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Crafting a Powerful Press Release

If you really want to grab an editor's attention, these 8 tips will help ensure your news is really worthy.
4 min read
Opinions expressed by Entrepreneur contributors are their own.

So you wrote what you thought was a great press release. But you haven't seen any results and are wondering why. Here's a question for you. Was your news truly worthy of the media's attention? If you're not sure--and you plan to keep trying--here are eight ways to make sure your business news gets covered.

1. Get the angle right. Take time to find an angle--a hook--and use it to grab the media's attention. If your news only supports a local angle, don't send the press release to national media. If your press release is about Asian food, don't send it to a publication focused on Mexican cuisine unless you've got a hook that relates the two.

2. Be the first. If you're the first of your kind--or your product is the first of its kind--you've got built-in newsworthiness. That's exactly what Visionaire Products, a Chicago-based manufacturing company, had when the company created the Peter Potty, a flushable toddler urinal. The company was the first to deliver this toilet training tool made exclusively for boys. As a result, the Peter Potty was featured in The Wall Street Journal and The New York Times and on HGTV.

3. Be truly new. If you claim your product or service is new, be ready to prove it. Do your research and provide facts, figures and other evidence to validate your claim of newness. Reporters are trained to sniff out hype, so make sure you really are new or you'll blow your credibility with the media.

4. Be different. Be unique and stand out from the crowd of other businesses like yours. Indicate how you're different from everyone else doing the same thing. Do you operate in a unique way or offer a distinctive service? As with being the first and being new, be sure to do your research and offer evidence that supports your claim of uniqueness. Maybe your housecleaning service also offers to do your client's laundry. Or maybe your clothing store offers babysitting for busy moms as they shop. Whatever it is, point it out.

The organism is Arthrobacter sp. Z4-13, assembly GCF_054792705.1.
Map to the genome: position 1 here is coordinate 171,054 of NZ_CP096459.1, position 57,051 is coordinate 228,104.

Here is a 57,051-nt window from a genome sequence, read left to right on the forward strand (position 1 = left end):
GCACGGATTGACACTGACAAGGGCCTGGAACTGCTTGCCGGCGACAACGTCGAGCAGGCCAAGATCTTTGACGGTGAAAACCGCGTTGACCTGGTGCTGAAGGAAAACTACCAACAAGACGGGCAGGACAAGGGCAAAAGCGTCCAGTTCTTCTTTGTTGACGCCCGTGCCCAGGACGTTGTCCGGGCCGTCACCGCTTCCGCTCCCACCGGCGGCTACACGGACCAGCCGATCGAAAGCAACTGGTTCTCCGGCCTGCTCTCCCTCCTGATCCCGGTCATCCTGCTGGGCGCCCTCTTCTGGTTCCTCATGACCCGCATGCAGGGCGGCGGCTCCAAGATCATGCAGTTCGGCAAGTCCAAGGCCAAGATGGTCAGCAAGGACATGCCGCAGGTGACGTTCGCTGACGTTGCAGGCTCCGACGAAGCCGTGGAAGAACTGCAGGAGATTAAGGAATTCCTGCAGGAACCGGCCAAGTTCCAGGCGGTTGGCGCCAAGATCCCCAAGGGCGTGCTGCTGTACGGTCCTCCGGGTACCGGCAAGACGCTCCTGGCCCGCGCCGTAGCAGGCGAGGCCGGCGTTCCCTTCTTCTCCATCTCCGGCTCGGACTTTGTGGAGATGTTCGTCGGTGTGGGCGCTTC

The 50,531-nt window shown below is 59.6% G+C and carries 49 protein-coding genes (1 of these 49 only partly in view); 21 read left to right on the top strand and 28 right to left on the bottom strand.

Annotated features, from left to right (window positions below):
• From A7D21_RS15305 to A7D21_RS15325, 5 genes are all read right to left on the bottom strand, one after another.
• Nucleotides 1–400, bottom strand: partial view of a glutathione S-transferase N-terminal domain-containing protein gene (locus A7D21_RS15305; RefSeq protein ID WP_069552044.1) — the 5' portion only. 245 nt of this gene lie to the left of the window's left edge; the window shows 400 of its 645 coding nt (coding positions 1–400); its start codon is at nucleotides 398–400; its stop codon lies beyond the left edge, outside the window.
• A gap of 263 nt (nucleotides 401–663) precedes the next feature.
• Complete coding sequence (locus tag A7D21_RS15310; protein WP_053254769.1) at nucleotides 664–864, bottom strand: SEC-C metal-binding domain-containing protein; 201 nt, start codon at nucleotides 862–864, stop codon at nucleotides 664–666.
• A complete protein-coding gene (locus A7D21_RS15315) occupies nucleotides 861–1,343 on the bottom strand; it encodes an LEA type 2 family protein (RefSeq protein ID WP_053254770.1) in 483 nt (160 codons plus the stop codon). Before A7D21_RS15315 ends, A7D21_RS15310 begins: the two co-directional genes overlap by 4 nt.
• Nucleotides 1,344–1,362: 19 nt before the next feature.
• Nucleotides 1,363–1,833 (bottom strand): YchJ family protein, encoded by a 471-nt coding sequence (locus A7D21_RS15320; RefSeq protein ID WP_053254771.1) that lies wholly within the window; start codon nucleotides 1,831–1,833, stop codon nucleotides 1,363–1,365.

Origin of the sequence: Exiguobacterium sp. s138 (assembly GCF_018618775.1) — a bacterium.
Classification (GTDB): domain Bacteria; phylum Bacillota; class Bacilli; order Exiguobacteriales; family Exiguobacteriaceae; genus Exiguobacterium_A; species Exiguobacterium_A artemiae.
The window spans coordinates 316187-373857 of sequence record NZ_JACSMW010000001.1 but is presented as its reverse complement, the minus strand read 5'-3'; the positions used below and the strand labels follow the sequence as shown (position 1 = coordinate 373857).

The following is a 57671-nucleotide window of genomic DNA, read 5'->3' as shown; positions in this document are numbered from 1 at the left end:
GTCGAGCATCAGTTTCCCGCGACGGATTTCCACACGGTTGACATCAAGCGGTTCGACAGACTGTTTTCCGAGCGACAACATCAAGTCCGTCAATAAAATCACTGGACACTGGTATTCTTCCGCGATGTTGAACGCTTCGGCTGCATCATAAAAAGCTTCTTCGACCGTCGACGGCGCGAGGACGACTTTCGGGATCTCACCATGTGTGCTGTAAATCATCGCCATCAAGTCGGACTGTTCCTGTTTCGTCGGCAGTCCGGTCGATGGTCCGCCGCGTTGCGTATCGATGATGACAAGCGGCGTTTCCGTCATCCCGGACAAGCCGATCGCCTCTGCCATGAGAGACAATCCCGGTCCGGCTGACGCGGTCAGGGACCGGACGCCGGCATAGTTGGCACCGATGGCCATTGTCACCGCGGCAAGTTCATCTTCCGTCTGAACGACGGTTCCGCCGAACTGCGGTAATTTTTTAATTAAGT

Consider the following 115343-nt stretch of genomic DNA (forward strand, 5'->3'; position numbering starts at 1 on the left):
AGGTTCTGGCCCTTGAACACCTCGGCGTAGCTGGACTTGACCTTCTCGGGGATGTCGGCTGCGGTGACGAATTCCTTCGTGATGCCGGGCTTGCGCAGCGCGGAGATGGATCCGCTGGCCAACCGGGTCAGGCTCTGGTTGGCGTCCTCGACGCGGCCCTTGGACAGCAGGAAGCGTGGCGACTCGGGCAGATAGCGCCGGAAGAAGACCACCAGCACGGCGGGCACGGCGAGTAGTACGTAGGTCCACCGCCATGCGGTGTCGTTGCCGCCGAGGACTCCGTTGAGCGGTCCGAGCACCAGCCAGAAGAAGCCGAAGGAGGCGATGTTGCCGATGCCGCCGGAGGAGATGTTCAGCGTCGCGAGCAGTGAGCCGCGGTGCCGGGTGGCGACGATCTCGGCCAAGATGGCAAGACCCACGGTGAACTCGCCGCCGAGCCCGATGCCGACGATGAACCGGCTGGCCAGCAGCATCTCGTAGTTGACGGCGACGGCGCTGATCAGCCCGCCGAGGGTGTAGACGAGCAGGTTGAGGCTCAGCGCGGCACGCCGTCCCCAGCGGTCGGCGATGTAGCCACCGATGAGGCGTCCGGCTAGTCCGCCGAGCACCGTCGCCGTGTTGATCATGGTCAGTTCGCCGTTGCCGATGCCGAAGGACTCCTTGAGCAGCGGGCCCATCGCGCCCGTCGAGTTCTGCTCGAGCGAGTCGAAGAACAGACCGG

5. Be beneficial. When it comes to product or service benefits, your release should tell the media two things: 1) how the product or service will benefit its audience and 2) how covering your story will benefit them. Discuss the benefits of your product or service in detail. Tell how you meet a growing need. Provide supporting facts and statistics, and share stories of success.

6. Be timely. Above anything else, make sure your news is timely. Can you link your news to what's going on in the world now? Does your news relate to a hot topic, emerging trend or current event? Remember, old news is no news, so don't send outdated press releases. If you're trying to get more mileage from an old press release, find a way to make it fresh by making it timely. A wedding planner who put out a press release with tips for spring weddings might want to send it out again in the fall with tips for creating a fall-themed reception.

7. Create a tie-in. Connect your news to the news of the day. Holidays, seasons, special events and special occasions make for easy to create tie-ins. Travel agents, for instance, can submit press releases on honeymoon hotspots and trends when the spring wedding season begins to heat up. Florists are great at this, creating campaigns around all the major holidays, including Valentine's Day, Mother's Day, graduation and Thanksgiving.

8. Be informative. Provide news that gives audiences valuable information. Include statistics and quotes from reliable sources and experts. Offering tips is a great way to be informative. For example, an accountant can offer advice on saving business receipts for tax time. Or an auto shop can offer a checklist of maintenance tips to get your car ready for summer trips.

Ayana Glaze is an Atlanta-based freelance copywriter and consultant who offers tips on writing and marketing in her monthly newsletter, The Copywriter's Closet. She also coaches PR do-it-yourselfers at

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